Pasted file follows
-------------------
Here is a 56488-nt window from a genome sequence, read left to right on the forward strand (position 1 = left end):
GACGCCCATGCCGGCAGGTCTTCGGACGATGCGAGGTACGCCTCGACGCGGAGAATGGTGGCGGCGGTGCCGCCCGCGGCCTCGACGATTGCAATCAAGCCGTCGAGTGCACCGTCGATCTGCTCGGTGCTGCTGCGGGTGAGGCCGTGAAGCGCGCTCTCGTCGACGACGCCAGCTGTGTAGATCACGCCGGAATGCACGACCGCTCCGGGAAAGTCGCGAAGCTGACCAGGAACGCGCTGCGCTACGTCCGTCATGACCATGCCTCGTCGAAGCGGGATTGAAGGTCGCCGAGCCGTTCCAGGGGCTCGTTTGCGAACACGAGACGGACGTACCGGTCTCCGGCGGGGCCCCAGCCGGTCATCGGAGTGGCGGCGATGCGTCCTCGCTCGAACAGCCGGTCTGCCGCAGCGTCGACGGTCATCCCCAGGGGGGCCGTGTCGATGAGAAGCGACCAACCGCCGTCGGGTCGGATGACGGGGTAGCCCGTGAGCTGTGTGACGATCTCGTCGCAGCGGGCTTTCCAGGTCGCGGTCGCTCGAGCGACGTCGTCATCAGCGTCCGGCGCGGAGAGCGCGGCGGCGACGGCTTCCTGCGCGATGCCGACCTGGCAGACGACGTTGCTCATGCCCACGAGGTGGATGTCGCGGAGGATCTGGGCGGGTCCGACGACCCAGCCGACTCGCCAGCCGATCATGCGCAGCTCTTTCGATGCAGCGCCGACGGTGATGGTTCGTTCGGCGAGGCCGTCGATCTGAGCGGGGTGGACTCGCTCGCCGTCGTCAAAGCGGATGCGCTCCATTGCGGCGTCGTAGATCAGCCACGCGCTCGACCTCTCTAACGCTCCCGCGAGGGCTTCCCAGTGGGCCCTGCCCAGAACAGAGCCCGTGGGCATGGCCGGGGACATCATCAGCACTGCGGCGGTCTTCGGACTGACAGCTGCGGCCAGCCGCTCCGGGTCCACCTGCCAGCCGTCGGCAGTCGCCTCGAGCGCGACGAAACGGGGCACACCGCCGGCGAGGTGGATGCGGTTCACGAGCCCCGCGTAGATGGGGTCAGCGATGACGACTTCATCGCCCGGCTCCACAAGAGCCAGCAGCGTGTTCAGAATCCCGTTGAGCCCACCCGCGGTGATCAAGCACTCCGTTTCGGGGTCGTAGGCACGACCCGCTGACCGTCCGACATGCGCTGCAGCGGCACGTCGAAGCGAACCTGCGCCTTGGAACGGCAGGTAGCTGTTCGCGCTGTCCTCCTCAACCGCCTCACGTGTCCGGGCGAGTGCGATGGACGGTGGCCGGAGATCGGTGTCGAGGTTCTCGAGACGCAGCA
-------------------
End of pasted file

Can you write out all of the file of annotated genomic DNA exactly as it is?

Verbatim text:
Here is a 56488-nt window from a genome sequence, read left to right on the forward strand (position 1 = left end):
GACGCCCATGCCGGCAGGTCTTCGGACGATGCGAGGTACGCCTCGACGCGGAGAATGGTGGCGGCGGTGCCGCCCGCGGCCTCGACGATTGCAATCAAGCCGTCGAGTGCACCGTCGATCTGCTCGGTGCTGCTGCGGGTGAGGCCGTGAAGCGCGCTCTCGTCGACGACGCCAGCTGTGTAGATCACGCCGGAATGCACGACCGCTCCGGGAAAGTCGCGAAGCTGACCAGGAACGCGCTGCGCTACGTCCGTCATGACCATGCCTCGTCGAAGCGGGATTGAAGGTCGCCGAGCCGTTCCAGGGGCTCGTTTGCGAACACGAGACGGACGTACCGGTCTCCGGCGGGGCCCCAGCCGGTCATCGGAGTGGCGGCGATGCGTCCTCGCTCGAACAGCCGGTCTGCCGCAGCGTCGACGGTCATCCCCAGGGGGGCCGTGTCGATGAGAAGCGACCAACCGCCGTCGGGTCGGATGACGGGGTAGCCCGTGAGCTGTGTGACGATCTCGTCGCAGCGGGCTTTCCAGGTCGCGGTCGCTCGAGCGACGTCGTCATCAGCGTCCGGCGCGGAGAGCGCGGCGGCGACGGCTTCCTGCGCGATGCCGACCTGGCAGACGACGTTGCTCATGCCCACGAGGTGGATGTCGCGGAGGATCTGGGCGGGTCCGACGACCCAGCCGACTCGCCAGCCGATCATGCGCAGCTCTTTCGATGCAGCGCCGACGGTGATGGTTCGTTCGGCGAGGCCGTCGATCTGAGCGGGGTGGACTCGCTCGCCGTCGTCAAAGCGGATGCGCTCCATTGCGGCGTCGTAGATCAGCCACGCGCTCGACCTCTCTAACGCTCCCGCGAGGGCTTCCCAGTGGGCCCTGCCCAGAACAGAGCCCGTGGGCATGGCCGGGGACATCATCAGCACTGCGGCGGTCTTCGGACTGACAGCTGCGGCCAGCCGCTCCGGGTCCACCTGCCAGCCGTCGGCAGTCGCCTCGAGCGCGACGAAACGGGGCACACCGCCGGCGAGGTGGATGCGGTTCACGAGCCCCGCGTAGATGGGGTCAGCGATGACGACTTCATCGCCCGGCTCCACAAGAGCCAGCAGCGTGTTCAGAATCCCGTTGAGCCCACCCGCGGTGATCAAGCACTCCGTTTCGGGGTCGTAGGCACGACCCGCTGACCGTCCGACATGCGCTGCAGCGGCACGTCGAAGCGAACCTGCGCCTTGGAACGGCAGGTAGCTGTTCGCGCTGTCCTCCTCAACCGCCTCACGTGTCCGGGCGAGTGCGATGGACGGTGGCCGGAGATCGGTGTCGAGGTTCTCGAGACGCAGCA